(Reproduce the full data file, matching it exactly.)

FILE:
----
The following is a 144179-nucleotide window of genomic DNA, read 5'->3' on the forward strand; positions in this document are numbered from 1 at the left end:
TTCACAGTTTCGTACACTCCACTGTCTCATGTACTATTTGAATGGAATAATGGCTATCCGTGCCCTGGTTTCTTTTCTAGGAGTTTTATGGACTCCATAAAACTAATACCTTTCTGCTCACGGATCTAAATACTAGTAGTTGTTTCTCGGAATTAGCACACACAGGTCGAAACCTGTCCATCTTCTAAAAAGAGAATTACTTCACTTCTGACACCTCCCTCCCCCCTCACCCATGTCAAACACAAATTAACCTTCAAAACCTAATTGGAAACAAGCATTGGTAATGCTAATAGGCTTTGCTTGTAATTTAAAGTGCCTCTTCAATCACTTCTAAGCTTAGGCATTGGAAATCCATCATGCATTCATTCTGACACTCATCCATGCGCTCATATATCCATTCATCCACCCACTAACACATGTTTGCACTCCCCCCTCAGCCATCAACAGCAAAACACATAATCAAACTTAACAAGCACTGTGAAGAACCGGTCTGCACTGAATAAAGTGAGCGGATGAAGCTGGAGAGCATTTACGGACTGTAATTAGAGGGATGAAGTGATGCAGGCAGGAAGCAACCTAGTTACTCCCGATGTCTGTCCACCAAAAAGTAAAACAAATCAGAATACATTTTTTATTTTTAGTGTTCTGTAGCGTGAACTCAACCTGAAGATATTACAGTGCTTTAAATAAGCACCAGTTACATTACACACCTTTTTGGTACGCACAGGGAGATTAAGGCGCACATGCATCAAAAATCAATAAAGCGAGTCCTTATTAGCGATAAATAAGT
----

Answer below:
The following is a 144179-nucleotide window of genomic DNA, read 5'->3' on the forward strand; positions in this document are numbered from 1 at the left end:
TTCACAGTTTCGTACACTCCACTGTCTCATGTACTATTTGAATGGAATAATGGCTATCCGTGCCCTGGTTTCTTTTCTAGGAGTTTTATGGACTCCATAAAACTAATACCTTTCTGCTCACGGATCTAAATACTAGTAGTTGTTTCTCGGAATTAGCACACACAGGTCGAAACCTGTCCATCTTCTAAAAAGAGAATTACTTCACTTCTGACACCTCCCTCCCCCCTCACCCATGTCAAACACAAATTAACCTTCAAAACCTAATTGGAAACAAGCATTGGTAATGCTAATAGGCTTTGCTTGTAATTTAAAGTGCCTCTTCAATCACTTCTAAGCTTAGGCATTGGAAATCCATCATGCATTCATTCTGACACTCATCCATGCGCTCATATATCCATTCATCCACCCACTAACACATGTTTGCACTCCCCCCTCAGCCATCAACAGCAAAACACATAATCAAACTTAACAAGCACTGTGAAGAACCGGTCTGCACTGAATAAAGTGAGCGGATGAAGCTGGAGAGCATTTACGGACTGTAATTAGAGGGATGAAGTGATGCAGGCAGGAAGCAACCTAGTTACTCCCGATGTCTGTCCACCAAAAAGTAAAACAAATCAGAATACATTTTTTATTTTTAGTGTTCTGTAGCGTGAACTCAACCTGAAGATATTACAGTGCTTTAAATAAGCACCAGTTACATTACACACCTTTTTGGTACGCACAGGGAGATTAAGGCGCACATGCATCAAAAATCAATAAAGCGAGTCCTTATTAGCGATAAATAAGT